Why we’re falling off the cliff by leaving the EU

The Sun's newspaper masthead projected over the white cliffs of Dover last week.
The Sun’s newspaper masthead projected over the white cliffs of Dover last week.

One of the main reasons Brexiteers (those who voted to leave the EU) gave was that once the UK was out of the EU, it would give the country complete management of its borders. They complained that globalisation was killing jobs at home and that British jobs were going to non-Britons. But according to Hans Timmer, a World Bank economist responsible for Europe and Central Asia, British voters who voted to leave the EU concerned that globalisation was killing jobs, will not benefit from Brexit. “The changes that are in the making will not help these people. They haven’t lost their jobs because of immigration but because of technology and globalisation which the UK will still continue because they still want to be part of the global trading system.” He warned against the idea that quitting the EU was a remedy to many of the issues the voters were enduring.

While the anger about the EU stems mainly from EU laws set in Brussels by what Britons call ‘unelected officials’, the opening of European borders to Eastern Europeans mainly from former communist countries like Poland, exacerbated the issue with Polish citizens entering the UK in their hundreds of thousands and making themselves available in the UK for any job at very minimum rates. These people seemed to be jacks of all trades, being able to strip and paint a whole house at very minimal rates, able to easily open up car washes that have sprung up almost everywhere in the UK and earning vast sums of money within no time. During the referendum campaign, those wanting to leave the EU didn’t speak about how difficult it was going to be to change EU laws back into British law. As I write this, the very same people are mulling over the enormous task this will involve, the amount of money it will cost taxpayers and many have no idea where exactly to begin.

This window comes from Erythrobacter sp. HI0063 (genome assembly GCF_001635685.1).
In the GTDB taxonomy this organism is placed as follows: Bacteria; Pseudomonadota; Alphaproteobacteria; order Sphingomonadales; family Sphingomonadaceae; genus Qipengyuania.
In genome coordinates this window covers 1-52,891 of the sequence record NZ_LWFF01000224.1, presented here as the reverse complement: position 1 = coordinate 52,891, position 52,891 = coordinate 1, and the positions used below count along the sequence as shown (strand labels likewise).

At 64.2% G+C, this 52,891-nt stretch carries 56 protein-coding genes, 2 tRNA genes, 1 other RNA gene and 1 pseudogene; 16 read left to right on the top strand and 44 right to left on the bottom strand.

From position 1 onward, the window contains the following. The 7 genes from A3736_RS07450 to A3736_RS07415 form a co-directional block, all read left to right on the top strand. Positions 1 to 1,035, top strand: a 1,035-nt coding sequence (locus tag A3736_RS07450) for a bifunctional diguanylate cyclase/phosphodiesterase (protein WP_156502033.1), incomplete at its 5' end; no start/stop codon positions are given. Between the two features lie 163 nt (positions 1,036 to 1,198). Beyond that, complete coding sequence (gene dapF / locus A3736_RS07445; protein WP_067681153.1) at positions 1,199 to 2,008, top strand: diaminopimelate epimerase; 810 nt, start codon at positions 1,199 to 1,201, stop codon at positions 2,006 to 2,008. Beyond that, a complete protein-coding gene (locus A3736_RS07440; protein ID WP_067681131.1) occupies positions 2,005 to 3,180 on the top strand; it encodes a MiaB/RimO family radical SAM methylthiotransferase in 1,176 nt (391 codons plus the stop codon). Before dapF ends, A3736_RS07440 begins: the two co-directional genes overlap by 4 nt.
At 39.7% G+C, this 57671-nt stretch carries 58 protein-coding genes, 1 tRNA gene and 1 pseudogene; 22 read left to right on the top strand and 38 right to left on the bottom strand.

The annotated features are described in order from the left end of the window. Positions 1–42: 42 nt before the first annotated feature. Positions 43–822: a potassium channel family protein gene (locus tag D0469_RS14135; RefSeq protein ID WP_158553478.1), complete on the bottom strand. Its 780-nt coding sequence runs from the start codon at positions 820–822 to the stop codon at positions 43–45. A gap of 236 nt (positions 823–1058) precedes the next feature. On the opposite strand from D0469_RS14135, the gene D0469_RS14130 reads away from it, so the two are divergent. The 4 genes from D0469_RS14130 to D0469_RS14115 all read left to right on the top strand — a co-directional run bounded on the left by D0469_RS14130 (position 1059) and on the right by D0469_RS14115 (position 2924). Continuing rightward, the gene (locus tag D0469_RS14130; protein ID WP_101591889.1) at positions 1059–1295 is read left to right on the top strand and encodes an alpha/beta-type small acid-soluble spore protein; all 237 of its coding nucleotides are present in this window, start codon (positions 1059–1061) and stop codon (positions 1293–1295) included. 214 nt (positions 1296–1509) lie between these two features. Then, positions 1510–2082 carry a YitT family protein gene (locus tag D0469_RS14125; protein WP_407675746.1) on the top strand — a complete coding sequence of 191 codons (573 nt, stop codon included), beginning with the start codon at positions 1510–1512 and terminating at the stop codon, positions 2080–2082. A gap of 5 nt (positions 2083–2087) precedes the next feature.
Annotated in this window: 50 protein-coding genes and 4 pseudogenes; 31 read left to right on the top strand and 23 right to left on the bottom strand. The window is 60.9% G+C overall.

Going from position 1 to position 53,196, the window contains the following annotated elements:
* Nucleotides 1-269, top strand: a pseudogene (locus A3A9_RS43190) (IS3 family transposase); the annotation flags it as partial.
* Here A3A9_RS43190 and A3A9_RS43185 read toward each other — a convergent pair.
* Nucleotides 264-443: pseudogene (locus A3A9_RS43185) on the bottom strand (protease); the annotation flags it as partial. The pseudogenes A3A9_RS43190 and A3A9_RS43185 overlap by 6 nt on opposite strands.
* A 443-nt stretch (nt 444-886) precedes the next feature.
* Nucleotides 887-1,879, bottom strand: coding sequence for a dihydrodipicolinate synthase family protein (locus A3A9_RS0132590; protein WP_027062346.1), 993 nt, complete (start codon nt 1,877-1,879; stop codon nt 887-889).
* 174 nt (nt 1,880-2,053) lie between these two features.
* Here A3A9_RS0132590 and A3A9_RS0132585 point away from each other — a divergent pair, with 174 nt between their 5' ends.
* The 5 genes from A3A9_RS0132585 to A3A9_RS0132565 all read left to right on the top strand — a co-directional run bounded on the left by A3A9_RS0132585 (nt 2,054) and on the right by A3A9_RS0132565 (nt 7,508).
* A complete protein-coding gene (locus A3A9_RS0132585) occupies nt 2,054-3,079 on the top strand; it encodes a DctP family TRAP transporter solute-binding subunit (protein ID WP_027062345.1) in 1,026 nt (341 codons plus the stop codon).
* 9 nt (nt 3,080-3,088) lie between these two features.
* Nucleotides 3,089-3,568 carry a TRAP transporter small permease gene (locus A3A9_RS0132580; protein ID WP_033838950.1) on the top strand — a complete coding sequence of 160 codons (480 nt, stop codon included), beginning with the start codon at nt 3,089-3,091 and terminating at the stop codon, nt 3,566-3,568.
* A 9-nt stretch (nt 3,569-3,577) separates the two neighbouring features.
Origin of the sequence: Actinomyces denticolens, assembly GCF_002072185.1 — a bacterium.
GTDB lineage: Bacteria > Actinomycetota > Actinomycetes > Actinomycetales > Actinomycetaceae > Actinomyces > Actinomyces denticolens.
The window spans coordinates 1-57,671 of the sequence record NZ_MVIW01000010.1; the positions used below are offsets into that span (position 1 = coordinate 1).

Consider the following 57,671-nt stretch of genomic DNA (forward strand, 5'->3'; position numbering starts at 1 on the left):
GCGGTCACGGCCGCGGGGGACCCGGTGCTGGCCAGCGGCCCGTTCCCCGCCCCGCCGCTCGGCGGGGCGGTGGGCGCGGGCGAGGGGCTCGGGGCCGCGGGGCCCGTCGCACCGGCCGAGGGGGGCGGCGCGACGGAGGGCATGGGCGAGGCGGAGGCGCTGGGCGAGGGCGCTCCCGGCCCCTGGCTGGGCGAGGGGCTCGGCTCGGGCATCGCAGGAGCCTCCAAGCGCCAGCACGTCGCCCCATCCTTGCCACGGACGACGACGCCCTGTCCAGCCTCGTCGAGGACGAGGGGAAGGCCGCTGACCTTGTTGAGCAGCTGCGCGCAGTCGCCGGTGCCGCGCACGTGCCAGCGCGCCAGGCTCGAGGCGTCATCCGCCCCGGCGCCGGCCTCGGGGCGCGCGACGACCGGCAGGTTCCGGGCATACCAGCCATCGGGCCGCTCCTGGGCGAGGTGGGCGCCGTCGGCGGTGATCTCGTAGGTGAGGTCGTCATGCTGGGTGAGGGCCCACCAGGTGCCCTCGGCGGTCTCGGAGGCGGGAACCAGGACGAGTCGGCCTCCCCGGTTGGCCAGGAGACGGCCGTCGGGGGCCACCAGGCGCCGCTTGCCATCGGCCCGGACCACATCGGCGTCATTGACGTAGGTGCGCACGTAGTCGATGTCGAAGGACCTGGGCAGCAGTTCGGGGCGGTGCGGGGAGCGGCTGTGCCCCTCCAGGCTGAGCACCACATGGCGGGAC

As a European citizen, I will continue to enjoy visa-free travel all over western Europe until the UK finally leaves the EU, but many like me who travel frequently across Europe have not seen any assurances from either Theresa May or the EU that we will continue to enjoy this privilege. For all we know, we could soon be lining up at EU embassies in London to get visas to France, Germany or Spain. Possessing a European passport has been one of the best thing that ever happened to citizens of Europe. While the British passport can still take one visa free to 150 countries, it will never feel the same as travelling around the globe as a European citizen. We are definitely falling off the Dover cliffs and have no idea what awaits us at the bottom.

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